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  • Provenance

    Luhring Augustine & Hodes Gallery, New York
    Collection of Günther Förg
    Galerie Max Hetzler, Berlin

  • Catalogue Essay

    Untitled (P 63), 1988, possesses a similar medium of aluminum but has a patterned surface uniquely its own; here, we see the same principles that Wool had used before—complete coverage of the surface and the use of a single motif in multiplicity—yet Wool’s target of review is not only that of Pop Art, but also the painterly techniques of Abstract Expressionism.

    In the Untitled (P 63), 1988, Wool chooses a section of dots that vary from minuscule to long and elliptical, then uses black enamel to paint them many times upon the surface of the picture. Upon close examination, one can spot the slight seams of Wool’s screens, and, in the end, it seems to measure roughly eighteen patterns vertically by twelve patterns horizontally. Though the dots and ellipses are in constant communication, both infringing upon each other’s sections and allowing the others their own space, they each have a dynamic of their own: if the viewer steps back from Untitled (P 63), 1988, they behold an illusion of movement—the self-contained sections of dots seem to undulate and recede before the viewer’s eyes.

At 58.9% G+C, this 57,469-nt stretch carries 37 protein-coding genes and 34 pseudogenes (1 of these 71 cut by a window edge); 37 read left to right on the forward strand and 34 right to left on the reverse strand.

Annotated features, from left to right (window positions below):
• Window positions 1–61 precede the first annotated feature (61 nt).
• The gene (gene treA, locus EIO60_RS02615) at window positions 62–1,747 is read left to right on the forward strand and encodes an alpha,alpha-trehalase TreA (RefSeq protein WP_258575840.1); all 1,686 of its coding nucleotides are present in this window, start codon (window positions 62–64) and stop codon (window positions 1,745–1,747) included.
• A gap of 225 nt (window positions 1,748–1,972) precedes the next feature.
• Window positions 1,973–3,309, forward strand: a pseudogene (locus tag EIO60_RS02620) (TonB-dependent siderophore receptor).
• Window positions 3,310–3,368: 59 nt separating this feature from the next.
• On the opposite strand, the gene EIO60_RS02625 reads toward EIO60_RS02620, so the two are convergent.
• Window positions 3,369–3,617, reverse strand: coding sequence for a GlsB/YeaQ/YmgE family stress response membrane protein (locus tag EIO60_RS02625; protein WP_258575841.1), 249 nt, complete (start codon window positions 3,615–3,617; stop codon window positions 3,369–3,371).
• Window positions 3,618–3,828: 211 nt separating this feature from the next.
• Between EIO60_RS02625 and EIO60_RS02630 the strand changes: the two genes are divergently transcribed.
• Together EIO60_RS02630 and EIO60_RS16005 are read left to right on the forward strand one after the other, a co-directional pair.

Wool’s patterns upon the aluminum may be painted somewhat regularly upon its surface, but there is no formula to Wool’s expressions. In creating this somewhat random, somewhat calculated piece before us, Wool combines principles of two of the Twentieth Century’s major art traditions: we see the multiplicity of Warhol’s Pop Art image in Wool’s regularity, yet we also observe the impetuous nature of Pollock’s Abstract Expressionism. Simultaneously an homage and a cross-criticism, Wool’s incisive use of multiple stylings gives its piece a signature unlike any other.



Untitled (P 63)

alkyd and flashe on aluminum
84 x 60 in. (213.4 x 152.4 cm)
Signed, titled, numbered and dated “Untitled (P 63), Wool, 1988” on the reverse.

$700,000 - 900,000 

Sold for $842,500

Contemporary Art Part I

7 November 2011
New York